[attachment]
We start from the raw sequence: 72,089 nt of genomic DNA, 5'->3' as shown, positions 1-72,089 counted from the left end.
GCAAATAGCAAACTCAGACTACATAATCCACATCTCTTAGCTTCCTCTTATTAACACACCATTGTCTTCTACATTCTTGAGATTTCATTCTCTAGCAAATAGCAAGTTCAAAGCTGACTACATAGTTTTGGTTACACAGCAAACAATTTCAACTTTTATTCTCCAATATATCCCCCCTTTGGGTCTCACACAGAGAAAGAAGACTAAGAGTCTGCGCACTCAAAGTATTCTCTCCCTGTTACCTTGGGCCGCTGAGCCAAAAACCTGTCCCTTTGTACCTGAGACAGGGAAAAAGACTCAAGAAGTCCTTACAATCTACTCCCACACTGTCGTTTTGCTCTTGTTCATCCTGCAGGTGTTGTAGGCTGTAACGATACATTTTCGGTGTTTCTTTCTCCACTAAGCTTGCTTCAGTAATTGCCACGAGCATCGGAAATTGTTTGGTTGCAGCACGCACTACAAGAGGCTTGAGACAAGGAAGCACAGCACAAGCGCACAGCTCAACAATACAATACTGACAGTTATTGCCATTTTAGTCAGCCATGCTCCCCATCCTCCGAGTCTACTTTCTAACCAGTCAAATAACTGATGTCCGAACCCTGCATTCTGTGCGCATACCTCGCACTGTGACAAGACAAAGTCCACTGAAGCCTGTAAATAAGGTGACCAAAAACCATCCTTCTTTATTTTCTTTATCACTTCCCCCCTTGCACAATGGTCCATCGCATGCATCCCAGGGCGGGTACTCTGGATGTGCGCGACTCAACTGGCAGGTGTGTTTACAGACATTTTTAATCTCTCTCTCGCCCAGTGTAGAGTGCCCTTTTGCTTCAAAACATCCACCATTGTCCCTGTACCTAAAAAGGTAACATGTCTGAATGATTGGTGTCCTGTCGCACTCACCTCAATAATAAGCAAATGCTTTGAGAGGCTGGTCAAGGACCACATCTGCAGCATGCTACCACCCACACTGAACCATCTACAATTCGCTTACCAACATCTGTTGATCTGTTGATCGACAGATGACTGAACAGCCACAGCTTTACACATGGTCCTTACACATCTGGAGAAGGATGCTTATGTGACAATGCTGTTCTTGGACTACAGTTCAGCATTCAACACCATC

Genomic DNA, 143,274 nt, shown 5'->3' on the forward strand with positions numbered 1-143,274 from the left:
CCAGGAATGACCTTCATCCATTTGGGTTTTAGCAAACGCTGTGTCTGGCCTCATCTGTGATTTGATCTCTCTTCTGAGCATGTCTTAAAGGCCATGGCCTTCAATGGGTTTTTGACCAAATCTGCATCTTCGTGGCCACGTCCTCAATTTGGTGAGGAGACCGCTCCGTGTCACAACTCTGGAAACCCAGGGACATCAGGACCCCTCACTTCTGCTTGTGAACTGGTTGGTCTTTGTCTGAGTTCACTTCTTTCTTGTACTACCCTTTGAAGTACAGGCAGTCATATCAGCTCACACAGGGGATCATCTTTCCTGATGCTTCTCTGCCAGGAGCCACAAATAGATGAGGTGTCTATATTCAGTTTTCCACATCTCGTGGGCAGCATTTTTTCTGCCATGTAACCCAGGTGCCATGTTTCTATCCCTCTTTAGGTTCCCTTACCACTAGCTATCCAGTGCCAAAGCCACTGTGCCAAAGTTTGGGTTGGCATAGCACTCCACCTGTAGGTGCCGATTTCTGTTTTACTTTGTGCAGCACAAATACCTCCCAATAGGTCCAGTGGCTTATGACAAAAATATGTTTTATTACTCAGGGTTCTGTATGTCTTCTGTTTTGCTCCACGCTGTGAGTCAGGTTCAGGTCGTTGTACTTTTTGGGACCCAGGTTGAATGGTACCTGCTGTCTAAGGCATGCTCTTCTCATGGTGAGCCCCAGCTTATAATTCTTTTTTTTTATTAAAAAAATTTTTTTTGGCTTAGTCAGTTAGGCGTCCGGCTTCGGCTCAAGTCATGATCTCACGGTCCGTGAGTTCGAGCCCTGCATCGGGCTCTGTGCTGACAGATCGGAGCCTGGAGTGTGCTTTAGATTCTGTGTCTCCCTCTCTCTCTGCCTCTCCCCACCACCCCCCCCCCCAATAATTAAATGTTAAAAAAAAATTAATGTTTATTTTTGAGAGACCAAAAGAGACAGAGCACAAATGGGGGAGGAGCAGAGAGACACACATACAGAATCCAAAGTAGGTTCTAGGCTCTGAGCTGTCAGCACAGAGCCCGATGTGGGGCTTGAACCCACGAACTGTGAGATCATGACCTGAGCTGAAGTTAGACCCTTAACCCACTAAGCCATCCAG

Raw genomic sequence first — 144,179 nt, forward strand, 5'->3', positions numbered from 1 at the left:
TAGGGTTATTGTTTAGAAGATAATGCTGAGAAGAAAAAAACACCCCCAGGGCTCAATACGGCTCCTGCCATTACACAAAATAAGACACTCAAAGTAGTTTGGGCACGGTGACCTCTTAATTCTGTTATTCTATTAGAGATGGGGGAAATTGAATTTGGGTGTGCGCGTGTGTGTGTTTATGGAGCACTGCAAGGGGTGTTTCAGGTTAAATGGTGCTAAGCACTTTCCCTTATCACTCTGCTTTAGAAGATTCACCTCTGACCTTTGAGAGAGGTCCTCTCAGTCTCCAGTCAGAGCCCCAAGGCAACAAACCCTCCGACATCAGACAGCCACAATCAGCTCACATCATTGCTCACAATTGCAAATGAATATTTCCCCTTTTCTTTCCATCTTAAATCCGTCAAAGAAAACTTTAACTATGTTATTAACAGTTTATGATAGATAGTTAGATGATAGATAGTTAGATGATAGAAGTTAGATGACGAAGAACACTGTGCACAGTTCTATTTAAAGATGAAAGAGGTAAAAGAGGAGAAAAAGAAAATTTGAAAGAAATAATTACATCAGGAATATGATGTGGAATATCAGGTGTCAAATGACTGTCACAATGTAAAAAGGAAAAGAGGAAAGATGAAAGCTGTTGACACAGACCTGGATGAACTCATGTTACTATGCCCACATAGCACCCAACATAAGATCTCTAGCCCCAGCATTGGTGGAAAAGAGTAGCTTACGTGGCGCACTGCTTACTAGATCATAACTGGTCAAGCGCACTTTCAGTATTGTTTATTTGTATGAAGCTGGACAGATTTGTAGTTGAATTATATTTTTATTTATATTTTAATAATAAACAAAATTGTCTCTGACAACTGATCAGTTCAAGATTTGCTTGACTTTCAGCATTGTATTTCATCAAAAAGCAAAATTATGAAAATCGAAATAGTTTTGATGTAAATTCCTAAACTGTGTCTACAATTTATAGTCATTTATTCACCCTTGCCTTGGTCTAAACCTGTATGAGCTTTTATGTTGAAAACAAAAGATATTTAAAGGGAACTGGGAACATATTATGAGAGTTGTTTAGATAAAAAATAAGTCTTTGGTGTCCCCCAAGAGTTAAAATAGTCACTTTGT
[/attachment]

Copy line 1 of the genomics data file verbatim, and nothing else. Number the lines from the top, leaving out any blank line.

We start from the raw sequence: 72,089 nt of genomic DNA, 5'->3' as shown, positions 1-72,089 counted from the left end.